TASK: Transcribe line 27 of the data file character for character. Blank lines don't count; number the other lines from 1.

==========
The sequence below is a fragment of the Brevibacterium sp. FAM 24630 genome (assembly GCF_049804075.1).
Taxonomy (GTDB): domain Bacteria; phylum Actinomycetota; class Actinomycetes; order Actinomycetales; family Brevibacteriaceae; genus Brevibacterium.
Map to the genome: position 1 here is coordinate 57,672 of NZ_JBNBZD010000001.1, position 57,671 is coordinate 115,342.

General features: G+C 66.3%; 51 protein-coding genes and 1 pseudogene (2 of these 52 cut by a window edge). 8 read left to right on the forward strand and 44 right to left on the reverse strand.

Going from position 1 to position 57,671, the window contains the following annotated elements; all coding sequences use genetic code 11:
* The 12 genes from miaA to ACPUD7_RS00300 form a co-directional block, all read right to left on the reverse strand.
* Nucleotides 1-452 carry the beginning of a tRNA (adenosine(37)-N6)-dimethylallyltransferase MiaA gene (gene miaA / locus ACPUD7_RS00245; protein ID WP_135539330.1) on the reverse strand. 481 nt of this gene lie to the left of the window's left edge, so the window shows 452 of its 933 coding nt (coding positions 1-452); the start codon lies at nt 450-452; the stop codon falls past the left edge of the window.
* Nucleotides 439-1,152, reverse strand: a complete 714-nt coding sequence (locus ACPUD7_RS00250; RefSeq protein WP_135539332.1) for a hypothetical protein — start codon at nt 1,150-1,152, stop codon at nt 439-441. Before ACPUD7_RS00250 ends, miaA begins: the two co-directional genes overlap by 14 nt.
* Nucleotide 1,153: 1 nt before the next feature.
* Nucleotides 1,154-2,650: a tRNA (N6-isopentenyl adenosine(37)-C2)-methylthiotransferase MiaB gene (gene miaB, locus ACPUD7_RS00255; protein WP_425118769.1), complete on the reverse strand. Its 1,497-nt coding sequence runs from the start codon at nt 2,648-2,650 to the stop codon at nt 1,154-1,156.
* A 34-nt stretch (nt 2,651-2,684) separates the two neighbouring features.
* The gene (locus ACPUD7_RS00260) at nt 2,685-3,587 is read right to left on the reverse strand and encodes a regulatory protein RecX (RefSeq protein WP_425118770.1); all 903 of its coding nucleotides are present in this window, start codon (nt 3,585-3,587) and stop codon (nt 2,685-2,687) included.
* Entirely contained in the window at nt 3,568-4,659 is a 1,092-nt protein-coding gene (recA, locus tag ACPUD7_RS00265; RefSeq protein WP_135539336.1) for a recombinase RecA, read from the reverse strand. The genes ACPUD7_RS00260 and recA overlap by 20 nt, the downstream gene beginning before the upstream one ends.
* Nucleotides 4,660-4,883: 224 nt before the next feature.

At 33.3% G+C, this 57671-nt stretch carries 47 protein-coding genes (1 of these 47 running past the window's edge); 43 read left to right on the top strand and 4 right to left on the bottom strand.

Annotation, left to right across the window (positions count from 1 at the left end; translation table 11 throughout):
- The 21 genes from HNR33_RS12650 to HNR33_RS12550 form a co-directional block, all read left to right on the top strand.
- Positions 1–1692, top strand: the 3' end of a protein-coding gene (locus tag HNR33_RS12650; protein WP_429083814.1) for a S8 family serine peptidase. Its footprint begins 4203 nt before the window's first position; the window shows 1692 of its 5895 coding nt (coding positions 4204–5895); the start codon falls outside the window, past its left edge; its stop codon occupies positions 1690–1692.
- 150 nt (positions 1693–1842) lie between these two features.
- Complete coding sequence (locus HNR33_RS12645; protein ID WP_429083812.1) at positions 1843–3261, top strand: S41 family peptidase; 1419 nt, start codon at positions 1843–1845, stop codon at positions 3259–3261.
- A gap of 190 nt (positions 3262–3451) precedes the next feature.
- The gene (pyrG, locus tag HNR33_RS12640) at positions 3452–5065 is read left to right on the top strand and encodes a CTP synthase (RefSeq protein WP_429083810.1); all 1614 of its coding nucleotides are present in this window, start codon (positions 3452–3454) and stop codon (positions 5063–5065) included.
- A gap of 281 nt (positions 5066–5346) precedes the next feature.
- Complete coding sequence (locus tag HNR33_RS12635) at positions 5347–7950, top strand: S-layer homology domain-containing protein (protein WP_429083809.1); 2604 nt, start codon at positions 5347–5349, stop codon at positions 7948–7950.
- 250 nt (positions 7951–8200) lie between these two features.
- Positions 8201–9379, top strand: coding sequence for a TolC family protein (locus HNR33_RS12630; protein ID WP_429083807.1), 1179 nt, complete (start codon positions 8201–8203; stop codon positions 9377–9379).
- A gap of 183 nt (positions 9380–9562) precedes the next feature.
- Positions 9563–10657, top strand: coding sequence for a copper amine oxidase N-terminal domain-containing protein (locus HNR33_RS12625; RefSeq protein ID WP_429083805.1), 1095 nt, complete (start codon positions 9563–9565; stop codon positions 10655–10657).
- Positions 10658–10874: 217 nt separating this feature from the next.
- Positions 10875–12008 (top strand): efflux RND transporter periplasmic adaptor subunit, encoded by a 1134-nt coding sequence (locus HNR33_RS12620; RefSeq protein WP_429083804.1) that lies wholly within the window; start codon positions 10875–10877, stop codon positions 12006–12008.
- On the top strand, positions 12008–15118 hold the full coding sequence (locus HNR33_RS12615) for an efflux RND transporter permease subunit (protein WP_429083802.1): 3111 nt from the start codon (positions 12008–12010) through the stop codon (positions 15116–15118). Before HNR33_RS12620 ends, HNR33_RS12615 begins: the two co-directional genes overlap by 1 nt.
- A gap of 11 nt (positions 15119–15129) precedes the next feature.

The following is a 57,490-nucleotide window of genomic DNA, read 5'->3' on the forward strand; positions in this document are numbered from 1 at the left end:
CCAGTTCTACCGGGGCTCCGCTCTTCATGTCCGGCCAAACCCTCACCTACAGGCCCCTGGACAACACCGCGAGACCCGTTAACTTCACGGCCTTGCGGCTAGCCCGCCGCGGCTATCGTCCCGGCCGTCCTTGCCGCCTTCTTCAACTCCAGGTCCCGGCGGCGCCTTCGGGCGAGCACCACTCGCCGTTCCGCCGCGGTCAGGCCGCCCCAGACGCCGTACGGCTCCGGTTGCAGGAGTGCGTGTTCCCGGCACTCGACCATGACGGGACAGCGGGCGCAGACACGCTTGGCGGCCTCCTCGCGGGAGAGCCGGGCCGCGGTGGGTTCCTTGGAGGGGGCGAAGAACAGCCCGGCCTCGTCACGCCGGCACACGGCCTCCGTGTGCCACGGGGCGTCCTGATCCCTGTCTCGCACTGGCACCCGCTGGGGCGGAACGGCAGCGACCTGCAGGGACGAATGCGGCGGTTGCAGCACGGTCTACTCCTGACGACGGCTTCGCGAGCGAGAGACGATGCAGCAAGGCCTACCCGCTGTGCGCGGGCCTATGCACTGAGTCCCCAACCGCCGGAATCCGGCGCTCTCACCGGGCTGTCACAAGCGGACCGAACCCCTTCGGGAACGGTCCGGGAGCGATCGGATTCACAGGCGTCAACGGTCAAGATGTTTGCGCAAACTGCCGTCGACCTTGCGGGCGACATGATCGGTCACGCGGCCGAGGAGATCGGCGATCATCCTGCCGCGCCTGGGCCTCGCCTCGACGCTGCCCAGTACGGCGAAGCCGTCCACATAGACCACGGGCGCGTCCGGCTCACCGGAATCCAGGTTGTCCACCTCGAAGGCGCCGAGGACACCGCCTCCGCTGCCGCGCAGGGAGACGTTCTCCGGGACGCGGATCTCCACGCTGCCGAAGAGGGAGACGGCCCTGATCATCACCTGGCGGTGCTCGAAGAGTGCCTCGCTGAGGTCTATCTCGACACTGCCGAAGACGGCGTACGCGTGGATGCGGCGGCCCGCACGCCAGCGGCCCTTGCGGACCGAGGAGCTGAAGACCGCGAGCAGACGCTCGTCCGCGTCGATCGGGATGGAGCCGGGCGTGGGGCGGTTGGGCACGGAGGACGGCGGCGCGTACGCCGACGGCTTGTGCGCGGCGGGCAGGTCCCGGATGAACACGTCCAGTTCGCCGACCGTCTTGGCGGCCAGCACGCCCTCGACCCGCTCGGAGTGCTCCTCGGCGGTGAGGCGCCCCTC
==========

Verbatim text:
- A gap of 183 nt (positions 9380–9562) precedes the next feature.